Projects Completed On/Under Budget

This measure tracks the percent of capital projects completed on or under budget. In FY23, 20 percent of all construction contracts were completed on or under their approved budget, a reduction from 100 percent in FY22. Cost increases occur for a variety of reasons, including unforeseen conditions, scope added to projects when determined to be advantageous, scope change and increase cost as a project was requested to be accelerated, and extended overhead caused by changes in the project. The MBTA’s Capital Programs departments closely track cost performance on projects and are implementing an electronic project management system to improve efficiencies and transparency. Capital Programs maintains a Lessons Learned database and conducts risk workshops prior to bid as cost control measures. The MBTA is also investing in the Capital Programs QA/QC program to improve design quality.

Projects Completed On/Under Time

This measure tracks the percent of capital projects that were completed on or under their approved contract duration. In FY23, 40 percent of completed construction contracts were finished by their approved delivery date, a reduction from 75 percent in FY22. All of the projects that were completed on time were completed within 120 days over their approved duration. Projects are delayed for many reasons, but delays are largely caused by unanticipated field conditions, projects being extended to accommodate issues such as the current track problems, and scope added to projects when determined to be advantageous. To reduce delays, the MBTA identifies and accounts for construction risks early in the development of contract duration, exploring opportunities to complete enabling or early works ahead of construction projects, and working with design and contracting partners to improve the overall timeliness of the capital program. The MBTA is also implementing a program of exclusive construction access to track and station infrastructure intended to decrease the cost and duration of its construction projects.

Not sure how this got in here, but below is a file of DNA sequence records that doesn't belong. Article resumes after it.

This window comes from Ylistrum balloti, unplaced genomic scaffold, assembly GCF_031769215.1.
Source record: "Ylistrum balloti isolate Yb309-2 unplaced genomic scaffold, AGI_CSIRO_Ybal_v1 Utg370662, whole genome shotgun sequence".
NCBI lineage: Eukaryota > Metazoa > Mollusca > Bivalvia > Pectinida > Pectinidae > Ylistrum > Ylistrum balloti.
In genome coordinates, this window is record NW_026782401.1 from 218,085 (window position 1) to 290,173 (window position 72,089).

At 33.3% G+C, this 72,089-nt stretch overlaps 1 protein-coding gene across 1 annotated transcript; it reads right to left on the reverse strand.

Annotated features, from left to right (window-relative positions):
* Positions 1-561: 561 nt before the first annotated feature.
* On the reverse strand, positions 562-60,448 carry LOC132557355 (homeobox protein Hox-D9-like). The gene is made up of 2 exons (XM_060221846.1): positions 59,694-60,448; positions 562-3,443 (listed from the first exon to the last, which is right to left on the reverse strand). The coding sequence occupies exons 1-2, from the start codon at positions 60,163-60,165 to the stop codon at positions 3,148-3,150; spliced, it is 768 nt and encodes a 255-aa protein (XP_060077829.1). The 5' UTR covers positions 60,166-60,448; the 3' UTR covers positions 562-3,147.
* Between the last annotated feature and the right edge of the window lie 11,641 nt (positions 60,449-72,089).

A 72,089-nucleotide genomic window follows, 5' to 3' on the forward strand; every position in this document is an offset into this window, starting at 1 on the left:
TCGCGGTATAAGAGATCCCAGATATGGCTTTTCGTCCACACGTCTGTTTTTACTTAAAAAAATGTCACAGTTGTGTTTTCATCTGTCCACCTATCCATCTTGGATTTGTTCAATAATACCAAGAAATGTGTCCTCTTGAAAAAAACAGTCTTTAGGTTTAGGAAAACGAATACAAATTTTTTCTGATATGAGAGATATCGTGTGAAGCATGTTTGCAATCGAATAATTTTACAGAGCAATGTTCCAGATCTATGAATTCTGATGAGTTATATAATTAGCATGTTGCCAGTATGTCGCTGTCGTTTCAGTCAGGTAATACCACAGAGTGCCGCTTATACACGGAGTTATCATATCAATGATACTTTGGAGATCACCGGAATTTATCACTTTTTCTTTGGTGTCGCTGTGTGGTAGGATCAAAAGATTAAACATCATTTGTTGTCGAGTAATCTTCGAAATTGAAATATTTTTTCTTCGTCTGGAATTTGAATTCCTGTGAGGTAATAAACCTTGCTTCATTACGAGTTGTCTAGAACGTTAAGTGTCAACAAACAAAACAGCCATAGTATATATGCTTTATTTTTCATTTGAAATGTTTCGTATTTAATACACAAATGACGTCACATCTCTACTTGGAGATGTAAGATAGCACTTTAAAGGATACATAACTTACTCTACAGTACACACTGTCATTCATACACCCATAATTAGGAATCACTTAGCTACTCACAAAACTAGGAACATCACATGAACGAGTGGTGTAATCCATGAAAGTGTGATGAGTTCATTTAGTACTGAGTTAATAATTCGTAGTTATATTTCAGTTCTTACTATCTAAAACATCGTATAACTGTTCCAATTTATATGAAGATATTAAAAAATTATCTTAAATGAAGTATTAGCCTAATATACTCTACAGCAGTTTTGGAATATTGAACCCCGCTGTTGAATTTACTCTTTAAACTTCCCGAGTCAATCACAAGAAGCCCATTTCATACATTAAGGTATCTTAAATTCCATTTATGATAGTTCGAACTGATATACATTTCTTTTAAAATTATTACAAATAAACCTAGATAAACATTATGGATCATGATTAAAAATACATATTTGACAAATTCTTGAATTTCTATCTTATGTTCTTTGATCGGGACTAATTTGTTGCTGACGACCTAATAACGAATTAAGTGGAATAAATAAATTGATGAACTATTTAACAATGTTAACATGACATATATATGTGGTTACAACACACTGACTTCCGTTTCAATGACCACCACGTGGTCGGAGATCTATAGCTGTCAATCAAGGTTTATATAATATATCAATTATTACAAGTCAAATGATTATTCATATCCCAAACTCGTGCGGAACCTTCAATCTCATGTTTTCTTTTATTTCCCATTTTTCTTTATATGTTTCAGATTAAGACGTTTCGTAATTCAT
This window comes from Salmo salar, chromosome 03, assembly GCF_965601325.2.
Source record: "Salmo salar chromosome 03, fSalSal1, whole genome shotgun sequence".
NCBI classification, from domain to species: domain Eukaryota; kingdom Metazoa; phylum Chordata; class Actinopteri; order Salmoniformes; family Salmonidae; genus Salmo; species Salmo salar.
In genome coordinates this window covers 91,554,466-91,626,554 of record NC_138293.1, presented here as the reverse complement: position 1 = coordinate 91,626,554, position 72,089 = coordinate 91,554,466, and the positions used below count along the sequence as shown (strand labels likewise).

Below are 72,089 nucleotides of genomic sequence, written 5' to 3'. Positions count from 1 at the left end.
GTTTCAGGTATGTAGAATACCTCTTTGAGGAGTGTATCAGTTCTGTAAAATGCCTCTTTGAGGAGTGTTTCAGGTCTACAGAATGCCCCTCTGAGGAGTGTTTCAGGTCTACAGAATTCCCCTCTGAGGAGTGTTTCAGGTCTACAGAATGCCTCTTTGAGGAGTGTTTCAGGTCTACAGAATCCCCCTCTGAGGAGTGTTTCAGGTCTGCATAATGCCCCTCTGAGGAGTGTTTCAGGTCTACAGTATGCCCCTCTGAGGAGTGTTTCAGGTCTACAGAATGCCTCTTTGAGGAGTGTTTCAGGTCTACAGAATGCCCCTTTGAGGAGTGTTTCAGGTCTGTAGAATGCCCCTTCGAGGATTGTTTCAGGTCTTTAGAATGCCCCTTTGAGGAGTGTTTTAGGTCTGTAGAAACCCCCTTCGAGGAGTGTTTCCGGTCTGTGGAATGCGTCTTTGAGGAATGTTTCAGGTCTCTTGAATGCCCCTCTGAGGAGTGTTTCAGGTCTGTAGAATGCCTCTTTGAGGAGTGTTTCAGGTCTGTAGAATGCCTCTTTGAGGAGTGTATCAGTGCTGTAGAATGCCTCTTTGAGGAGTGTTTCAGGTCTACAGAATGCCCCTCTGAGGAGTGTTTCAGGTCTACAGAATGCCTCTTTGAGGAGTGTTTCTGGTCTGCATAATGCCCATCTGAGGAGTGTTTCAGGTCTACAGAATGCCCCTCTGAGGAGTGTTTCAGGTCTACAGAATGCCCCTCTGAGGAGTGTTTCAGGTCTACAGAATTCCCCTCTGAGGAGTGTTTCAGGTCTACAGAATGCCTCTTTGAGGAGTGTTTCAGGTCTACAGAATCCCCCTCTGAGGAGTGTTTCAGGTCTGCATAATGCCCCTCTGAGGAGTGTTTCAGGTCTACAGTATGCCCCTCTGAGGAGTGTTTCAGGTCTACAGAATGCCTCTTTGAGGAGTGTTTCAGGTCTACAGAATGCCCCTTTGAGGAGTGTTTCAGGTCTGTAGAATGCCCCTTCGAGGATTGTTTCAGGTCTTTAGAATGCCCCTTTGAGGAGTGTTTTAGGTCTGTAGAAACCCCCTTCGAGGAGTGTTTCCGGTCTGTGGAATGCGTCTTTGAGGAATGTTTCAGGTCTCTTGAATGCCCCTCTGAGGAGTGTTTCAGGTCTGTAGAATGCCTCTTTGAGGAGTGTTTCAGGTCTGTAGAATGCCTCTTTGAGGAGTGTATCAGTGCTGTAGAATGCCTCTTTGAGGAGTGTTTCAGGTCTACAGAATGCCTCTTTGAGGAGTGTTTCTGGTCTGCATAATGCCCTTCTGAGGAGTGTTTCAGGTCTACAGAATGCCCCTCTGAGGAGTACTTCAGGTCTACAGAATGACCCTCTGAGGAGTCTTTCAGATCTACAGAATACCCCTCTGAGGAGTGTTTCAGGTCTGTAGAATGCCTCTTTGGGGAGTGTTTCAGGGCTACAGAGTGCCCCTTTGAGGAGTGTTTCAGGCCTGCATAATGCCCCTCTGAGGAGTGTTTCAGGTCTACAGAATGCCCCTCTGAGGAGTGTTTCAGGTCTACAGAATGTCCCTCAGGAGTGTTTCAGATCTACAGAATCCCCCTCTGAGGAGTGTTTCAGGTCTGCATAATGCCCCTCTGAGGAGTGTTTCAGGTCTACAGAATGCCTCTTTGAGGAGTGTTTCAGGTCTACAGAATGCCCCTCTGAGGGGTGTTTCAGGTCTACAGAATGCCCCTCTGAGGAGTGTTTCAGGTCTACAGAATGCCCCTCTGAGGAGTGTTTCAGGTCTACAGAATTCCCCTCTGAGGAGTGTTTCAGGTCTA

Average Elapsed Time Between Advertising and Notice to Proceed (NTP)

In in FY23, the MBTA selected a contractor and approved work to begin within 126 days of a contract being advertised, on average. This is an increase of 13 days compared to FY22, but is within the target of 120 – 130 days. This target has changed starting in FY23 (previously 90 days) to better reflect current work: as projects become more complex, the bidding process becomes longer, and the typical bidding duration of 30 days no longer works. The bidding process is expected to last anywhere between 29 to 71 days, and the target timeline update was to reflect this change. The MBTA is working with the engineering community to ensure better quality of its bidding documents and more accurate construction estimates, and with contractors to maintain bid schedules and reduce procurement timelines. In addition, the MBTA is streamlining internal processes and procedures to ensure timelier processing of documentation for contract execution of its Capital Projects.